Renewable energies, environmental efficiency and the ecological footprint – no subject has aroused the interest of young people in recent years like this one: sustainability. And that is exactly what the work of the zdi school laboratory “Green FabLab”, which is unique in Germany, is about. Building irrigation systems, testing greenhouses or making seed balls yourself - researchers, schoolchildren, university students and the interested public can now conduct research and experiments in the 400 square meter laboratory. In the Green FabLab, environmental and sustainability issues are combined with digital manufacturing processes of the FabLab movement.
Klaus Kaiser, Parliamentary State Secretary in the Ministry of Culture and Science, is enthusiastic about the concept of the new zdi school laboratory and comments on the importance of resource efficiency and "green" technologies in the field of extracurricular education: "A large number of young people are very interested in this topic of sustainability and is increasingly rethinking his own behavior. This also increases enthusiasm for MINT subjects, because schoolchildren see these subjects as an opportunity to contribute to an ecologically sustainable future. In the Green FabLab, prospective researchers can now gain insights into practice for themselves. The FabLab thus sets a focus that is unique in North Rhine-Westphalia at the interface of technology and sustainability in extracurricular education.”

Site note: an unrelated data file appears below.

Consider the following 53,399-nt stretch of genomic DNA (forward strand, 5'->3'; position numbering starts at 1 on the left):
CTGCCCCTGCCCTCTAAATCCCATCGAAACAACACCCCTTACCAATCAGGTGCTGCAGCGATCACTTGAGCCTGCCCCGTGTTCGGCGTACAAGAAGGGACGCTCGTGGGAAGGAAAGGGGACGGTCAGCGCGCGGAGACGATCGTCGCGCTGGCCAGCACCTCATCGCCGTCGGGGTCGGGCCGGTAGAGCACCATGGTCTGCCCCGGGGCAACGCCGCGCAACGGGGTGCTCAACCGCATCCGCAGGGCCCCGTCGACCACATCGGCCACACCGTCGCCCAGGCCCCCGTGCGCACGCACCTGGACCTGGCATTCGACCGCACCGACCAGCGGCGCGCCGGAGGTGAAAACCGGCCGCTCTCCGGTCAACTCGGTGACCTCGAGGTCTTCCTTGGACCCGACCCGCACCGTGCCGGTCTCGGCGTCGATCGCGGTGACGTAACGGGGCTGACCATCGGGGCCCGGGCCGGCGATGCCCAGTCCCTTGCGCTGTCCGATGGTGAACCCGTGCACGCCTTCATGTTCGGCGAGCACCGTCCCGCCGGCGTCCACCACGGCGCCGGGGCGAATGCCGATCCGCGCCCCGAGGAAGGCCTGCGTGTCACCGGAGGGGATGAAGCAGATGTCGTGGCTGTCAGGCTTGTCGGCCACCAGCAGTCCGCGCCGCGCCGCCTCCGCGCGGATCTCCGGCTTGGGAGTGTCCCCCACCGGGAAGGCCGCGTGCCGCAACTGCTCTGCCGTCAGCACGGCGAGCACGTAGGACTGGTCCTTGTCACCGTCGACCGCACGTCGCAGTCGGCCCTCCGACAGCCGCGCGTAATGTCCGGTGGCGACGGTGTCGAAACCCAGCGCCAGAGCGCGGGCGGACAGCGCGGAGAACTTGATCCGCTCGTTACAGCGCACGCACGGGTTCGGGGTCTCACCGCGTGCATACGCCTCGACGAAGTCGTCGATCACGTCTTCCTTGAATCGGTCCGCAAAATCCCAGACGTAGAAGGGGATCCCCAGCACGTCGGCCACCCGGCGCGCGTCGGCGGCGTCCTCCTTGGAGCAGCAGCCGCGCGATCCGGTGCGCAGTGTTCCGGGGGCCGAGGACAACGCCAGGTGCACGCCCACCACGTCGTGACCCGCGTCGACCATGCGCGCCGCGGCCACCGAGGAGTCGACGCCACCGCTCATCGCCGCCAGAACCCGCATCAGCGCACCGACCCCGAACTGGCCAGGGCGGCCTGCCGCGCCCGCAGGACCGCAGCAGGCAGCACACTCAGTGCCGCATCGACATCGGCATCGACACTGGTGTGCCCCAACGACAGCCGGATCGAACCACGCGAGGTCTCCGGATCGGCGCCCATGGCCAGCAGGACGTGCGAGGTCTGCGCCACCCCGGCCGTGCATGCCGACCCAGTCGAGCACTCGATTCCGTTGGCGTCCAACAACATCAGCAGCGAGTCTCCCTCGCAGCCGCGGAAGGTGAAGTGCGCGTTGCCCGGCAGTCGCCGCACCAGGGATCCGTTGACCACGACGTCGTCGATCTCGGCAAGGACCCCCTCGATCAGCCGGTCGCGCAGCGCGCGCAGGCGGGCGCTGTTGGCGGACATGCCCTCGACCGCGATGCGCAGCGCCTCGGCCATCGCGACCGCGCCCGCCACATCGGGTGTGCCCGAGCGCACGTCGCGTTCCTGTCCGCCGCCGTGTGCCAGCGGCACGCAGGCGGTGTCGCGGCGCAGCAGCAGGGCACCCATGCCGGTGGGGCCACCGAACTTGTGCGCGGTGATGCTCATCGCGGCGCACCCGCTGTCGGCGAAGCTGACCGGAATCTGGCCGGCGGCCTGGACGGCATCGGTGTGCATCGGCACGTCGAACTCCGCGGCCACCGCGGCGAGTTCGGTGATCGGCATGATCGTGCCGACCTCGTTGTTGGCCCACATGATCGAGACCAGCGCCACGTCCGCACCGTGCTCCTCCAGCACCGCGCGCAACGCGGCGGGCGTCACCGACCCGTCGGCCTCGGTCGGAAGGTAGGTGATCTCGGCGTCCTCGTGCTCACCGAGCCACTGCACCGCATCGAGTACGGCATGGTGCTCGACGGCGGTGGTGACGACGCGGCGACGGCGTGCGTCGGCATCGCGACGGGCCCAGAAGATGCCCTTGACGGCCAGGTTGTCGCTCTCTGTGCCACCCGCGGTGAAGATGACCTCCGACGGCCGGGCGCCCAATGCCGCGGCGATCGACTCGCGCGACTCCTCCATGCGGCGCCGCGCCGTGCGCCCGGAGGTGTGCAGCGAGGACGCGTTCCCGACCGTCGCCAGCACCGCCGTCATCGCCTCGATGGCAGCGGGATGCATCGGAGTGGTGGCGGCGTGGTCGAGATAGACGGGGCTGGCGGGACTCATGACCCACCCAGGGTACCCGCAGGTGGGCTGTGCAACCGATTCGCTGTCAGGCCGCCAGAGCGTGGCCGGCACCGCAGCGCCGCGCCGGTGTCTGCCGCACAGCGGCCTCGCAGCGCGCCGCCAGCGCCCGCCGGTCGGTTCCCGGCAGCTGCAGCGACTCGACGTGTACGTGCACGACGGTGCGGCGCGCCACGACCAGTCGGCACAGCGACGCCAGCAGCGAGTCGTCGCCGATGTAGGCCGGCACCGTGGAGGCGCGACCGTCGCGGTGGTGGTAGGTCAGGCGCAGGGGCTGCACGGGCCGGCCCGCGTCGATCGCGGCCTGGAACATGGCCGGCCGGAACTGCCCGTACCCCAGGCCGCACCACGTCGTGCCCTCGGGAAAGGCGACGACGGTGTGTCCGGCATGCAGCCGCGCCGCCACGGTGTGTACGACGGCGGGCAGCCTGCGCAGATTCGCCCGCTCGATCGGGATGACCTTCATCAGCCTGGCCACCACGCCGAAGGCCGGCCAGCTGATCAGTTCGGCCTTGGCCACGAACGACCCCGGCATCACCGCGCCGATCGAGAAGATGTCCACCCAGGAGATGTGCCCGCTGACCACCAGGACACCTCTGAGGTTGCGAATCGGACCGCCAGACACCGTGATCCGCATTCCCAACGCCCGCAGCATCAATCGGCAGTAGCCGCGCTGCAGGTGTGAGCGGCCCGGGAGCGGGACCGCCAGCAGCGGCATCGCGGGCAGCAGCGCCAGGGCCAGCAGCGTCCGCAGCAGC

The Green FabLab is part of the state-wide community campaign "Future through Innovation", zdi.NRW for short, which promotes young STEM students in North Rhine-Westphalia. "The aim of the work in the new zdi school laboratory is to develop perspectives for our common future in harmony with the natural foundations of life," says Professor Dr. Kai Jörg Tiedemann, Professor of Ecology and Environment at the RheinWaal University of Applied Sciences and head of the Green FabLab. The laboratory is funded by the European Regional Development Fund (ERDF).
Following a participatory approach, future work will be carried out in a joint exchange in the "green" FabLab. The laboratory offers users digital workshops and technologies to discuss environmental and resource efficiency problems and to develop solutions for ecological sustainability. "With the Green FabLab, the Rhine-Waal University of Applied Sciences is once again setting an example for innovation and combines research and practice in an outstanding way," emphasizes University President Dr. Oliver Locker-Grütjen.
With this in mind, the Rhine-Waal University of Applied Sciences would also like to create a forum to intensify cooperation with local companies and thus jointly maintain the region's ability to innovate.
During the state horticultural show in Kamp-Lintfort until October 11, 2020, the university offers workshops, seminars and open lectures in the Green FabLab and invites interested visitors to become active and creative themselves on a 2.500 square meter area with experimental areas and project workshops . You can find more information here.